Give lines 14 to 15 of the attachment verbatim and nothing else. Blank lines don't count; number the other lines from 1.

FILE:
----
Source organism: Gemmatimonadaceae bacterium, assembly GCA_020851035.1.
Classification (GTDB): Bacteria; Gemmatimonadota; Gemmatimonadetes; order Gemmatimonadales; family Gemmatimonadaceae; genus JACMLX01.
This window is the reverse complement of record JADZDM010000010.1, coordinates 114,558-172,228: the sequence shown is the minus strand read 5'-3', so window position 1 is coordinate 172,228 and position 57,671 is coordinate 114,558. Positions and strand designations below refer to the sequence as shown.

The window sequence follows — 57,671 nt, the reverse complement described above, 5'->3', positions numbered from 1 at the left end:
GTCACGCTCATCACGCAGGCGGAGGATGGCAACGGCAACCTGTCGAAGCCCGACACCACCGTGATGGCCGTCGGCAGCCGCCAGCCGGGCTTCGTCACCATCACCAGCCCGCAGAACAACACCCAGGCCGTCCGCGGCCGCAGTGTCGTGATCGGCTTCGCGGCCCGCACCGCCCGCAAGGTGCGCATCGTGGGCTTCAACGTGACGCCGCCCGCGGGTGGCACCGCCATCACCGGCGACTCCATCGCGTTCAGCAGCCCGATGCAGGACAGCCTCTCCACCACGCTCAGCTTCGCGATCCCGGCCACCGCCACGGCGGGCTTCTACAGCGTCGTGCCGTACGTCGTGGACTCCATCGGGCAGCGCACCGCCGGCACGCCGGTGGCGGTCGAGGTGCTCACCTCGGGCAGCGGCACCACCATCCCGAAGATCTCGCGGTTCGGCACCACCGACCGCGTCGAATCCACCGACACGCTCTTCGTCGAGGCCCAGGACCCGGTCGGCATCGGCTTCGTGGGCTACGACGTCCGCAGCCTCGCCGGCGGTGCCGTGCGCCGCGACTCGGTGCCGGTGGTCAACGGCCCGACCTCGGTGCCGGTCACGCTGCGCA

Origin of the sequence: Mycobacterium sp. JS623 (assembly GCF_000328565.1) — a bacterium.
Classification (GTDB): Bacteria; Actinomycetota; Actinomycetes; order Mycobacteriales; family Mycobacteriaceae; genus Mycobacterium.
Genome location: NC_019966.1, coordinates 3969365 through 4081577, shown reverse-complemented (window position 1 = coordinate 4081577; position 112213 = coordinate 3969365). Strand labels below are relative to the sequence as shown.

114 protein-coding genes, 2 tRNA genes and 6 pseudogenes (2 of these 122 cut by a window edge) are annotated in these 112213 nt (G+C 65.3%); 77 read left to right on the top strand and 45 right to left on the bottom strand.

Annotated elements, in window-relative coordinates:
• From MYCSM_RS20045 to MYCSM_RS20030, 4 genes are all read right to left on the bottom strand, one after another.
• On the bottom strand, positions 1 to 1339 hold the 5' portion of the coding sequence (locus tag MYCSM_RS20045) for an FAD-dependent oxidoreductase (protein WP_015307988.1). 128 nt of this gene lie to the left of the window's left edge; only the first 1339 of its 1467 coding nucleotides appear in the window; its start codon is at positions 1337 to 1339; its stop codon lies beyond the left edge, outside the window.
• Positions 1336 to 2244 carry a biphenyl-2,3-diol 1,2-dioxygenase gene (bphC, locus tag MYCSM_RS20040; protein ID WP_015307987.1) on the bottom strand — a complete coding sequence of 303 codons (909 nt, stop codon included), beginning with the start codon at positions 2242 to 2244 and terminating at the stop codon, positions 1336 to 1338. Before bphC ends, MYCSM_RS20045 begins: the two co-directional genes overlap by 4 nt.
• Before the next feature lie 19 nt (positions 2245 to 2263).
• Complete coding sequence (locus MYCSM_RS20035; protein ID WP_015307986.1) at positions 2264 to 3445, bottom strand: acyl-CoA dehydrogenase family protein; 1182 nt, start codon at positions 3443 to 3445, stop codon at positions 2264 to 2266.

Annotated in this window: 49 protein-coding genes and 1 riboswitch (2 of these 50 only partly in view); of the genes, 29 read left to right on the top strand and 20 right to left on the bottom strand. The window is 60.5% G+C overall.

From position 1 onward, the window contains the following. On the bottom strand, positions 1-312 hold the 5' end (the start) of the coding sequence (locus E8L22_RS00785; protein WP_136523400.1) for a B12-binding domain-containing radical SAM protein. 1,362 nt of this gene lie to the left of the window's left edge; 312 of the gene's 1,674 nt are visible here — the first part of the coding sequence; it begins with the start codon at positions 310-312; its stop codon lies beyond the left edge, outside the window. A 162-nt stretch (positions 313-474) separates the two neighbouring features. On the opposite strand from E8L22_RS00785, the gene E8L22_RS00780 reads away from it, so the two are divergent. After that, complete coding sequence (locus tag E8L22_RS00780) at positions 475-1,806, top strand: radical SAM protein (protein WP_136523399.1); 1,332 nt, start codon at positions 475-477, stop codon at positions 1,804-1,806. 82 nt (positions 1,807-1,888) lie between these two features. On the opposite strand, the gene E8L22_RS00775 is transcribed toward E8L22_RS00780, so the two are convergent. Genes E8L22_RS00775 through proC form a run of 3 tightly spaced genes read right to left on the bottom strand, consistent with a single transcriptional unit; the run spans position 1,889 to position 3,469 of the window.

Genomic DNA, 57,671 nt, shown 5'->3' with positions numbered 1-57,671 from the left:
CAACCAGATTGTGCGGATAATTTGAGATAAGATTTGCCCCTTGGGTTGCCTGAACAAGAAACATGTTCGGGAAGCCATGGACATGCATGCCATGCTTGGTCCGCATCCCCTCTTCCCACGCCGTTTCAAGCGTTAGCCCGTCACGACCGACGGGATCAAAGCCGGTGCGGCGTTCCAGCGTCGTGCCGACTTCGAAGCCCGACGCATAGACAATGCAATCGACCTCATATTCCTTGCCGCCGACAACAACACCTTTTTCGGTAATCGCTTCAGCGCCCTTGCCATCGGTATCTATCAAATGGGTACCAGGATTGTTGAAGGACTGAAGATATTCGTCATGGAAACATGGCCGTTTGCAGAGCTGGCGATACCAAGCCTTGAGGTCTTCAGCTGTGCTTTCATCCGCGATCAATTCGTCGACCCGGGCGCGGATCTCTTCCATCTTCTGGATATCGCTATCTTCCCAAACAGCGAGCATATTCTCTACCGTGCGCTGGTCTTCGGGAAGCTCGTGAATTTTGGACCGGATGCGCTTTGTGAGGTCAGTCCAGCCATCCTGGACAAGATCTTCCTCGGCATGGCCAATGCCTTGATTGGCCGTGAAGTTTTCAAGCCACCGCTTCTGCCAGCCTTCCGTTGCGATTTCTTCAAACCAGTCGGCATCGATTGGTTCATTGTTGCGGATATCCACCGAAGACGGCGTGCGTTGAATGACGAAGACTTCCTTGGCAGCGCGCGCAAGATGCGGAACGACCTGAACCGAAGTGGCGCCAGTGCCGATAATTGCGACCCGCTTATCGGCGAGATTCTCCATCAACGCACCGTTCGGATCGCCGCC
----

• Before the next feature lie 19 nt (positions 2245 to 2263).
• Complete coding sequence (locus MYCSM_RS20035; protein ID WP_015307986.1) at positions 2264 to 3445, bottom strand: acyl-CoA dehydrogenase family protein; 1182 nt, start codon at positions 3443 to 3445, stop codon at positions 2264 to 2266.